|Eleonore D. Paunovich|
Robert J. Pizzutiello
began practicing medical physics in the Cancer Center at the University of Rochester Medical Center in 1977. In 1979 he became Director of Medical Physics at Rochester General Hospital, where his areas of interest and expertise broadened to include diagnostic imaging physics and teaching medical physics to physicians.
Mr. Pizzutiello formed Upstate Medical Physics (UMP), Inc. in 1983, to provide medical physics services to facilities that could not support their own full-time medical physicist. In 1989, he became the full-time president of UMP, which has grown to become one of the largest regional private practice diagnostic medical physics groups in the Northeast serving well over 150 facilities across New York, Connecticut, Pennsylvania, and Massachusetts.
Mr. Pizzutiello also founded the Imaging Physics Residency Program at UMP, which became the first accredited imaging physics residency program not affiliated with a hospital or university. He has also served as consultant to many major imaging manufacturers, contributing his knowledge of imaging and broad practical experience to the manufacturing sector.
After serving 6 y as Senior Vice President for Imaging at Landauer Medical Physics, he retired from full-time clinical practice in 2015 and formed Instrument for Change, Inc., a consulting practice focused on dental imaging and other specialty areas.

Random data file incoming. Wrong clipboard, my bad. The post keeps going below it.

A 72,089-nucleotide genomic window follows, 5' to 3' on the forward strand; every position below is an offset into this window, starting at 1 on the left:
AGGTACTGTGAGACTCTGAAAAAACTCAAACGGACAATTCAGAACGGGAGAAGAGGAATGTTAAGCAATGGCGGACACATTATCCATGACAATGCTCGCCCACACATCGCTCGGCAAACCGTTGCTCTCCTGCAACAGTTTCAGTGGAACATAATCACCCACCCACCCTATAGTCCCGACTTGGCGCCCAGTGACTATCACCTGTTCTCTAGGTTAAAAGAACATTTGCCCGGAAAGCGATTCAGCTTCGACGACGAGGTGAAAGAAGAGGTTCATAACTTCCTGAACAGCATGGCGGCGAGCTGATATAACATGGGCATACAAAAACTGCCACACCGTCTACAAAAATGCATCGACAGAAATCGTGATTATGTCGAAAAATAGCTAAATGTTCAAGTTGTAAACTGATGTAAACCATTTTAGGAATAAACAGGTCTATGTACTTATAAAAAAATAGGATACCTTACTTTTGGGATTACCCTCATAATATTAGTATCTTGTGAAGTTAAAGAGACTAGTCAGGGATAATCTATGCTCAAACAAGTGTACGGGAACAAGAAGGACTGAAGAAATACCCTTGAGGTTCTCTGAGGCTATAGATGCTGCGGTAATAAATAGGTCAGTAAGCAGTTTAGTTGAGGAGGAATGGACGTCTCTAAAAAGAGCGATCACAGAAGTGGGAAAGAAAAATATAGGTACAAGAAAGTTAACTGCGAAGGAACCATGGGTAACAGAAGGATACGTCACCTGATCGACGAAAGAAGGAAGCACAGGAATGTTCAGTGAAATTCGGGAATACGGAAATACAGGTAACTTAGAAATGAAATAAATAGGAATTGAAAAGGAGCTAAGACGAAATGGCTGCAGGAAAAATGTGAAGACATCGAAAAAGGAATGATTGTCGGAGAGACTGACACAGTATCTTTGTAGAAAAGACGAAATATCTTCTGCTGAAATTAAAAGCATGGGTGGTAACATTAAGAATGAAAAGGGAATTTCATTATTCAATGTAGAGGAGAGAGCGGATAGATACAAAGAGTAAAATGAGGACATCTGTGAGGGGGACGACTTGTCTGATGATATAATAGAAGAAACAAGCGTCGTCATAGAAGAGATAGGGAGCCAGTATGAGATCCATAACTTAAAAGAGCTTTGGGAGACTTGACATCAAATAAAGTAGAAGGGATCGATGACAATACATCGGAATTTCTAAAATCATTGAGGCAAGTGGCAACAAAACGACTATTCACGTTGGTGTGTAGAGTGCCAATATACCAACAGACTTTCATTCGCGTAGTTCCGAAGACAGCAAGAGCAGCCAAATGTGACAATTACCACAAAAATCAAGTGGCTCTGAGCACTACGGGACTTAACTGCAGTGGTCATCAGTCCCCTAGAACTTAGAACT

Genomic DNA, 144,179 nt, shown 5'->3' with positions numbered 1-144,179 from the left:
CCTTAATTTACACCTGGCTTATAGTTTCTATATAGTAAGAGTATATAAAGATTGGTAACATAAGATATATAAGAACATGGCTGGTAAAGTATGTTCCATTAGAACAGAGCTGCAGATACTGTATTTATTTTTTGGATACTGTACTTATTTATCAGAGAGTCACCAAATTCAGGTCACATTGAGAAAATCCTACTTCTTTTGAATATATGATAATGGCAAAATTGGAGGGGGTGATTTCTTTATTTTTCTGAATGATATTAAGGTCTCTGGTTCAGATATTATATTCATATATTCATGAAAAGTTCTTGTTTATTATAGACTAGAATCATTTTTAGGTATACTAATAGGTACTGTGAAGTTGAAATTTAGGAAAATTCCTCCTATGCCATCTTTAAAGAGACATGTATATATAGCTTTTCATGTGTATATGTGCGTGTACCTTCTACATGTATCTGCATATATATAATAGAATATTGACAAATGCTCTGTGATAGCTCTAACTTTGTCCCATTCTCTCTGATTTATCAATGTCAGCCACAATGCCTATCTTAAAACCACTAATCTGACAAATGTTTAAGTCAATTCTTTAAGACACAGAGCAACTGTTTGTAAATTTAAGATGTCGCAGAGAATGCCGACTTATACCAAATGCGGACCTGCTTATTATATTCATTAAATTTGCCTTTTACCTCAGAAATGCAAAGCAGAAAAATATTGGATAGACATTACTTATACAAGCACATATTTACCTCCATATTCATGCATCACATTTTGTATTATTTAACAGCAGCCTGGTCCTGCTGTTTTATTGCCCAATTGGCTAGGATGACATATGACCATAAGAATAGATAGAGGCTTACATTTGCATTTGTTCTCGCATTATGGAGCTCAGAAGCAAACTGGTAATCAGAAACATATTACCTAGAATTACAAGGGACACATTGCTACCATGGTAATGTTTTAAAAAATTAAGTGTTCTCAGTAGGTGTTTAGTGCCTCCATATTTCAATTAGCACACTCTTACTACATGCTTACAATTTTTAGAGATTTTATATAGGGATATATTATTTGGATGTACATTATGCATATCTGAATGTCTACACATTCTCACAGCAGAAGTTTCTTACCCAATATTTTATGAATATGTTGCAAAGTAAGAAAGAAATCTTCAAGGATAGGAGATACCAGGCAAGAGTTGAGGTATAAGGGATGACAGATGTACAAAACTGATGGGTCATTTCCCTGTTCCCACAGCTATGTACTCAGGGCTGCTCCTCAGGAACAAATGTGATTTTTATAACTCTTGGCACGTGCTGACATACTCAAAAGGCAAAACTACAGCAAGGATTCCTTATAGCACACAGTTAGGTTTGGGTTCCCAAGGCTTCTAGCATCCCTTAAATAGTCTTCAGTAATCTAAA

Mr. Pizzutiello is active with numerous key committees of the American Association of Physicists in Medicine, and the American College of Radiology. He serves on several boards including The Commission on Accreditation of Medical Physics Education Programs and the Intersocietal Accreditation Commission.
is currently a Regulatory Physicist in the Food and Drug Administration’s (FDA) Center for Devices and Radiological Health. As a Regulatory Physicist, Mr. Sauer conducts premarket reviews of diagnostic x-ray systems, accessories, and post-processing software; develops regulatory and scientific guidance for FDA staff and industry; performs medical device and electronic product recall classifications; and serves as FDA point of contact for dental radiological safety outreach activities with industry and professional organizations. He holds a BS in Physics from the University of Delaware and an MS in Physics from the University of Arizona. Past research experience includes atomic and molecular ionization in ultrastrong fields and photoelectron dynamics in relativistic laser fields.
David C. Spelic
is a physicist with the Food and Drug Administration’s (FDA) Center for Devices and Radiological Health. On his arrival at the FDA in 1994, Dr. Spelic became involved with the Agency’s implementation of the Mammography Quality Standards Act (MQSA), particularly focusing on mammography physics testing and the training of MQSA inspectors.
Presently Dr. Spelic conducts premarket reviews of diagnostic x-ray devices, and directs most technical aspects of the Nationwide Evaluation of X-Ray Trends (NEXT) program, an FDA collaboration with the Conference of Radiation Control Program Directors to document trends in patient dose and image quality for selected diagnostic x-ray exams and procedures.
EDWIN M. LEIDHOLDT, JR.